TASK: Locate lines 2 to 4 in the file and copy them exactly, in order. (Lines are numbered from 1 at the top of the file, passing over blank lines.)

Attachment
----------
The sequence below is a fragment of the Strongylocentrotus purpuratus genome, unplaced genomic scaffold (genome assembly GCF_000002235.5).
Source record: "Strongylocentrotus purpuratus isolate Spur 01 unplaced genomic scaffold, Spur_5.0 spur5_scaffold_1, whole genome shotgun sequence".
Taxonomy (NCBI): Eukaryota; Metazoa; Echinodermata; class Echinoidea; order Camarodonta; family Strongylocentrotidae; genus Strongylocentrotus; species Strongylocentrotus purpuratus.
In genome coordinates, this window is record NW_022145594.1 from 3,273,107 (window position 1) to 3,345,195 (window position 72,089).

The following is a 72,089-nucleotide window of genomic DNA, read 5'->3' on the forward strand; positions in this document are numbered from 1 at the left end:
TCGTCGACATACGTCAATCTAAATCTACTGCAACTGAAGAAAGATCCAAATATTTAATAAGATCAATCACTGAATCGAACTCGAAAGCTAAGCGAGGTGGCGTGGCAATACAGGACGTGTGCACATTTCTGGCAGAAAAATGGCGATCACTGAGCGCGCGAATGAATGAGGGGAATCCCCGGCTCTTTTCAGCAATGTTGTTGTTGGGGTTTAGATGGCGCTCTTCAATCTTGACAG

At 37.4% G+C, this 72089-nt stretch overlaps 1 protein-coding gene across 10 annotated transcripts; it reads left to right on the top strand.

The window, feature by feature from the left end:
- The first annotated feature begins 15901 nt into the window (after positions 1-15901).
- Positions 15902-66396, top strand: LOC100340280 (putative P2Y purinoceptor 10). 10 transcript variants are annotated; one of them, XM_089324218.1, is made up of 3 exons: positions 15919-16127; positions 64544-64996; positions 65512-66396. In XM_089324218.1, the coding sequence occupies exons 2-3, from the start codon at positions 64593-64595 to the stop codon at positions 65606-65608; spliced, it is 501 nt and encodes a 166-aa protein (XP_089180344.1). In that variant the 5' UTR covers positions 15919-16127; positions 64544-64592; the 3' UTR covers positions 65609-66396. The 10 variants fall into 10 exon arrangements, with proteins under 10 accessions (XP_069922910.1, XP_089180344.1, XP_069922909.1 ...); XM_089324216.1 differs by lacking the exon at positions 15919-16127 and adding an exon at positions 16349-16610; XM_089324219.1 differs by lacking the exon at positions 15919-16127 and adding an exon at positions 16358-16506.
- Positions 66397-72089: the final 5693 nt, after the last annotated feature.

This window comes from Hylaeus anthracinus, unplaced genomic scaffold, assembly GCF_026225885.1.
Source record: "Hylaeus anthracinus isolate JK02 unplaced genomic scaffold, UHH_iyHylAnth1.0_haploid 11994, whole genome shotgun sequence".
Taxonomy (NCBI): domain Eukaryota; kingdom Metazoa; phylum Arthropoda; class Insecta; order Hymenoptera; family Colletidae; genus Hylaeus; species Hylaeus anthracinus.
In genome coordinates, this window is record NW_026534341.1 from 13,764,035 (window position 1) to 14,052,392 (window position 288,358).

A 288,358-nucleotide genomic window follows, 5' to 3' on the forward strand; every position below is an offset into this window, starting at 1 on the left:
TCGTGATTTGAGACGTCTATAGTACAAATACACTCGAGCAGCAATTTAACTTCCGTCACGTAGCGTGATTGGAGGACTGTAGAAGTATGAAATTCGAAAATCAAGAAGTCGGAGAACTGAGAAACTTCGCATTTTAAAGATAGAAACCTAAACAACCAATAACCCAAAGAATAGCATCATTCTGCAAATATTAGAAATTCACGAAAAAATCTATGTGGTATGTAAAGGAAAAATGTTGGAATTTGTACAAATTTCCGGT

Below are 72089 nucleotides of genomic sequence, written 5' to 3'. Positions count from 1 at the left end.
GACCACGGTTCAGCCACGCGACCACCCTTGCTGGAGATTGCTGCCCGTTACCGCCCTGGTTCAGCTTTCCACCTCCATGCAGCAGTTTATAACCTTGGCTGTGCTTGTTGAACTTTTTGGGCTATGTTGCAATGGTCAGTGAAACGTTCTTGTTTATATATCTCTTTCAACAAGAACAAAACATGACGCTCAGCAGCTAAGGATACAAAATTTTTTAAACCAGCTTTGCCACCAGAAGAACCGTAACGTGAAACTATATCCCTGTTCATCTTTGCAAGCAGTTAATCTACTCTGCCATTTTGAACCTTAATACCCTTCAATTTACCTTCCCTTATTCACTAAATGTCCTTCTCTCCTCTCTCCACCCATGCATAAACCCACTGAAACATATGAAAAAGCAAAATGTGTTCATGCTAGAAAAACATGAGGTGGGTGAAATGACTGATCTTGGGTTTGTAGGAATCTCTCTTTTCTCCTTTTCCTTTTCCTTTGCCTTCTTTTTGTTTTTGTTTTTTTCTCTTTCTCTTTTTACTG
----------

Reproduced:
Source record: "Strongylocentrotus purpuratus isolate Spur 01 unplaced genomic scaffold, Spur_5.0 spur5_scaffold_1, whole genome shotgun sequence".
Taxonomy (NCBI): Eukaryota; Metazoa; Echinodermata; class Echinoidea; order Camarodonta; family Strongylocentrotidae; genus Strongylocentrotus; species Strongylocentrotus purpuratus.
In genome coordinates, this window is record NW_022145594.1 from 3,273,107 (window position 1) to 3,345,195 (window position 72,089).